To Build a Fire
by Jack London
The Old-Timer from Sulphur Creek
This old guy once told the main character about how cold it can get in the Yukon wilderness—a tip that our man promptly ignores. In fact, when the main character first recalls this old man's advice, he remembers how "he had laughed at him at the time!" (15). Laughing at an older, more experienced man is something that proud men often do in traditional stories; but very rarely do they get away with it.
Throughout the story, the protagonist slowly realizes that he's in big trouble, and this dawning awareness is reflected in his changing attitude toward the old-timer: "the old-timer on Sulphur Creek had told him about [freezing feet], and now he was appreciating the advice" (20). This changing attitude reaches its final stage at the moment of the man's death, when he thinks about the old-timer and admits that this man was right about not traveling alone in such cold weather. He flat out says, "You were right, old hoss; you were right" and it's the only dialogue spoken in the entire story (41). Put that little trivia tidbit in your back pocket.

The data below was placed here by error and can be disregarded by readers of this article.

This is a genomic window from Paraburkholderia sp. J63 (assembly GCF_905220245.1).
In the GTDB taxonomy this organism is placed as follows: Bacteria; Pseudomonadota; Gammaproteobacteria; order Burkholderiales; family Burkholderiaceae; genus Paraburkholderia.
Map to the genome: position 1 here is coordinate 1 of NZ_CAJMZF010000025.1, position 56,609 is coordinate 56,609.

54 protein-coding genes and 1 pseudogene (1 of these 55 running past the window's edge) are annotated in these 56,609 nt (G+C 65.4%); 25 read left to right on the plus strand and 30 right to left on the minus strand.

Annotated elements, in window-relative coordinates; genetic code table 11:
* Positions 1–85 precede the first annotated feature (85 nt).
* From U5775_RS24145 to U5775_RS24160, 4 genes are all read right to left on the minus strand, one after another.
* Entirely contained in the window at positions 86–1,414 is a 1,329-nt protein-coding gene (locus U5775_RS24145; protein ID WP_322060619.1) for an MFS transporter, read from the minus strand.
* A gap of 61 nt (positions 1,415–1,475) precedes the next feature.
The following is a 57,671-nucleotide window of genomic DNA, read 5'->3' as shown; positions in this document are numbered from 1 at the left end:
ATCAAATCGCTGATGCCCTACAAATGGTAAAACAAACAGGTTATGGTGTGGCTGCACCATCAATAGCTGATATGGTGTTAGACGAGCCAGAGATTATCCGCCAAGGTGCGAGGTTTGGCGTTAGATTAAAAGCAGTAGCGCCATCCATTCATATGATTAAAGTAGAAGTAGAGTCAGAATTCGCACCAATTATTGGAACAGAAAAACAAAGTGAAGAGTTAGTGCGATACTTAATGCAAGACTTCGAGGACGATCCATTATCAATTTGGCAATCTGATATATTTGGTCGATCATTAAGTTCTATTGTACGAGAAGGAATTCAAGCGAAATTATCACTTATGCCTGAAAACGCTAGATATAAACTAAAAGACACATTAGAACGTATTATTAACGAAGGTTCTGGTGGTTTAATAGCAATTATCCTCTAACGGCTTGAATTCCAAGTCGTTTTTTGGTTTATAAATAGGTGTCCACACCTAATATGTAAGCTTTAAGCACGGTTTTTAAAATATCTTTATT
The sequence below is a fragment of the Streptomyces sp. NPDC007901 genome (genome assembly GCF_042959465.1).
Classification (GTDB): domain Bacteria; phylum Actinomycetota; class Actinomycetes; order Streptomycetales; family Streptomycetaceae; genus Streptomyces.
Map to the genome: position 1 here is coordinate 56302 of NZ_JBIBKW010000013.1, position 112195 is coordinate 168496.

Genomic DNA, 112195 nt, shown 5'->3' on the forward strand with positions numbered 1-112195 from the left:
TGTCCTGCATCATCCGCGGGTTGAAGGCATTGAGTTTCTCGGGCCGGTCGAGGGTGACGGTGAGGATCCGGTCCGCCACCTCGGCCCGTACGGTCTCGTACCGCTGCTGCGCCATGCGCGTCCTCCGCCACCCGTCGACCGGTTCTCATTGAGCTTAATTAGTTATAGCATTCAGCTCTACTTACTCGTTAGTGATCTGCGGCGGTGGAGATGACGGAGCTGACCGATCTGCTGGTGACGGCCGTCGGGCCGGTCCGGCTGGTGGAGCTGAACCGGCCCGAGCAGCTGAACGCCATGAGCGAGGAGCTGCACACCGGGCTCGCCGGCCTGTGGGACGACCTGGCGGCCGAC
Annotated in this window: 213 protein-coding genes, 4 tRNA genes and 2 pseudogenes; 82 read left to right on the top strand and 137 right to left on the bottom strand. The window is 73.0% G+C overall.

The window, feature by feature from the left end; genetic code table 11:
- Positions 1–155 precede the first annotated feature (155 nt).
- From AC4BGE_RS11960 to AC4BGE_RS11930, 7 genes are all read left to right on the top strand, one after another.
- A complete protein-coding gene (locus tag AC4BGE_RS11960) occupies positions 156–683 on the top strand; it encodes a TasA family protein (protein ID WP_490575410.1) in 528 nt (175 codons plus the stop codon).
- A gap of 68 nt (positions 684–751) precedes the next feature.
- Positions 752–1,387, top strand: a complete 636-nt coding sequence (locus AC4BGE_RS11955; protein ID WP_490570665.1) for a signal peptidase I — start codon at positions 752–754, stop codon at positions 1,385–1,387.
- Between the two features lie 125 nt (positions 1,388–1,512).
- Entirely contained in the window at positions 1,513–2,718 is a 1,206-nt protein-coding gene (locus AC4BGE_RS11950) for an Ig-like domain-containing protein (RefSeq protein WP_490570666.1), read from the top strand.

Unlike the main character, the old-timer from Sulphur Creek might be able to see beyond the surface of the world and appreciate the "significance" of things. He seems to have learned the great lesson of the north, which is that human beings are just tiny bags of flesh and blood competing against thousands of miles of rock and ice and snowy spruce trees. Earlier in the story, the main character thinks this old man (and other old men like him) can be a little too "womanish" (21). But as we find out later, the main character ends up dying largely because he has underestimated the old-timer's wisdom.
That leaves the final score at old-timer = 1, unnamed man = 0.